Japanese rescuers dug through the rubble of collapsed buildings and mud on Saturday to reach people trapped after a powerful 7.3 magnitude earthquake struck a southern island, killing at least 25 people and injuring more than a thousand.
The shallow earthquake hit in the early hours of Saturday, sending people fleeing from their beds and onto dark streets, and follows a 6.4 magnitude quake on Thursday which killed nine people in the area.
"I felt strong shaking at first, then I was thrown about like I was in a washing machine," said a Tokai University student who remains isolated in the village of Minamiaso in Kumamoto province on the island of Kyushu.
"All the lights went out and I heard a loud noise. A lot of gas is leaking and while there hasn't been a fire, that remains a concern," the student, who is sheltering in a university gym with 1,000 other students and residents, told Japanese media.
Prime Minister Shinzo Abe said the speed of rescue efforts was critical given that wet weather is forecast overnight, which could further damage weakened buildings and cause landslides.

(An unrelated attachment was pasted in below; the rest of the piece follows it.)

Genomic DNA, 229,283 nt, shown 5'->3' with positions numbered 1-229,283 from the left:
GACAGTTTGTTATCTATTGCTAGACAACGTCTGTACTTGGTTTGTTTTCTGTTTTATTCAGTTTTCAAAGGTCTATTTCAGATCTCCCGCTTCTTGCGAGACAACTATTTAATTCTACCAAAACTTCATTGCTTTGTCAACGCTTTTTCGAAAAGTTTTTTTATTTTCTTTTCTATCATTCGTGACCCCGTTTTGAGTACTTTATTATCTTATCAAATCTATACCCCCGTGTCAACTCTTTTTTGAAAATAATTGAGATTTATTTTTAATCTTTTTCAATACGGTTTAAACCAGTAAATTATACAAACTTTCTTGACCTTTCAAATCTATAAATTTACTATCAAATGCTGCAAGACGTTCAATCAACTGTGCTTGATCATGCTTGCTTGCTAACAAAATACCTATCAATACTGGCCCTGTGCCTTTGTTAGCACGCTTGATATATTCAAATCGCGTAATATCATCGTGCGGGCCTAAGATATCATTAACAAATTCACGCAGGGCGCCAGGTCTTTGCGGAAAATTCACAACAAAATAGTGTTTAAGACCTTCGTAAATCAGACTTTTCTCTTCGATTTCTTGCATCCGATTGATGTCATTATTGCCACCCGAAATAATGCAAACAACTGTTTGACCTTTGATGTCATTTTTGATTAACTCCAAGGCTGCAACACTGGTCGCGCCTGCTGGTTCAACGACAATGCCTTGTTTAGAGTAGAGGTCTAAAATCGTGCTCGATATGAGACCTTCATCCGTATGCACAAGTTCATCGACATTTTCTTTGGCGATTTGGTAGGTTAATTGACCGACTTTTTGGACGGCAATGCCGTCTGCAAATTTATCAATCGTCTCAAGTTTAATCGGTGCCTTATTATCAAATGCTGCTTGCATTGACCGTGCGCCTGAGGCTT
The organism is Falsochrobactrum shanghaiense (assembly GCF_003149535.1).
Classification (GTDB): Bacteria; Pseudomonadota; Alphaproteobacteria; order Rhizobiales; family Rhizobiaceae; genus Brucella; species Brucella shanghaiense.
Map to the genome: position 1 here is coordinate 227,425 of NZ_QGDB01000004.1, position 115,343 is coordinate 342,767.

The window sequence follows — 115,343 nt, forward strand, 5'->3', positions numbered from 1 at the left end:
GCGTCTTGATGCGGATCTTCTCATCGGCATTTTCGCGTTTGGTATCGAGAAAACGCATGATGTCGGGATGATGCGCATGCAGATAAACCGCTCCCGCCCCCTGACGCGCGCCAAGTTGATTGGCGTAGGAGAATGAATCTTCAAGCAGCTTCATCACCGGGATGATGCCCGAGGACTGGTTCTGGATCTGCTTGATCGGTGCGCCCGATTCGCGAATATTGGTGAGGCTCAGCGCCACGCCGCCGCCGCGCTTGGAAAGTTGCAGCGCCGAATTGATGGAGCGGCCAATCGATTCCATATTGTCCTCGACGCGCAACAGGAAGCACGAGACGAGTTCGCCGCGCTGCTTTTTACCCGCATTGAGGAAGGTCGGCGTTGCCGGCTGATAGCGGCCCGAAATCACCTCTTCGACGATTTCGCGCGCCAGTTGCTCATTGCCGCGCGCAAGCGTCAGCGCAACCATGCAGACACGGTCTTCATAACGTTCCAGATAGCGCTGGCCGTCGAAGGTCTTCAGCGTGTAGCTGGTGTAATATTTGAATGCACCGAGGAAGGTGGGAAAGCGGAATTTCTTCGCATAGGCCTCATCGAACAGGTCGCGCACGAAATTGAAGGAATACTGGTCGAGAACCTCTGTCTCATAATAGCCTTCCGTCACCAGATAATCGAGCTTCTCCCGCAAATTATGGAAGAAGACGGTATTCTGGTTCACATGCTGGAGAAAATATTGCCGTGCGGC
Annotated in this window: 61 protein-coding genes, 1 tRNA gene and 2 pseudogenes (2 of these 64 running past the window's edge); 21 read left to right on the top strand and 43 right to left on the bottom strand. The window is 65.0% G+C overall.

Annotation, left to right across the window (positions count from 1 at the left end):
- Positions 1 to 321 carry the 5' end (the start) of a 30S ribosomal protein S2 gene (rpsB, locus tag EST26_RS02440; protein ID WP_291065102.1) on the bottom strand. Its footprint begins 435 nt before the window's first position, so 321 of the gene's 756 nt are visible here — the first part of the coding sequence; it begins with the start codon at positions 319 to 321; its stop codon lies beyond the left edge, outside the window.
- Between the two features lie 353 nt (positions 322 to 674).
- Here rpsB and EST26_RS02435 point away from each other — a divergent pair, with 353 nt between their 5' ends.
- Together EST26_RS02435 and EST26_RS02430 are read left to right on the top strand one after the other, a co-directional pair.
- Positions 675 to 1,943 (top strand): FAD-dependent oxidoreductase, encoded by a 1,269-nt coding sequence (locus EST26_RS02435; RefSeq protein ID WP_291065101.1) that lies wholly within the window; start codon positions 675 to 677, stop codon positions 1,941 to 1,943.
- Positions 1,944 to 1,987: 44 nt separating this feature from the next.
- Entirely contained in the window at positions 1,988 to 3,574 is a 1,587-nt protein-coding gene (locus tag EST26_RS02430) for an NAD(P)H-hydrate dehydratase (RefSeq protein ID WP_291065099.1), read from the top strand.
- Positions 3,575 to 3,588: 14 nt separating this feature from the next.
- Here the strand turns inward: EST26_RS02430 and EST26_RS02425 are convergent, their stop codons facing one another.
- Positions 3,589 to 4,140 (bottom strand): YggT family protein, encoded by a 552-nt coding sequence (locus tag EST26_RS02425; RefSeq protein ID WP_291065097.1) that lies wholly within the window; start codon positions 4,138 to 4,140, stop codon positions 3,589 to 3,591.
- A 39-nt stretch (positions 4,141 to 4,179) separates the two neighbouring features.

"Nothing is more important than human life and it's a race against time. I want rescue activities to continue with the utmost effort," Abe said at a government meeting after the disaster.
The epicentre of the quake was near the city of Kumamoto and measured at a shallow depth of 10 kms (6 miles), the USGS said.
Television footage showed fires, power outages, collapsed bridges and gaping holes in the earth. Residents near a dam were told to leave because of fears it might crumble, broadcaster NHK said.
The city's 400-year-old Kumamoto Castle was badly damaged, with its walls breached after having withstood bombardment and fire in its four centuries of existence.
The quake triggered a tsunami advisory which was later lifted and no irregularities were reported at three nuclear power plants in the area, a senior government official said.
Bank of Japan Governor Haruhiko Kuroda, speaking at a G20 event in Washington, said it was too early to assess the economic impact but bank operations in Kumamoto were normal.
Electronics giant Sony Corp. said a factory producing image sensors for smartphone makers will remain closed while it assesses the damage from the quakes. One of its major customers is Apple which uses the sensors in iPhones.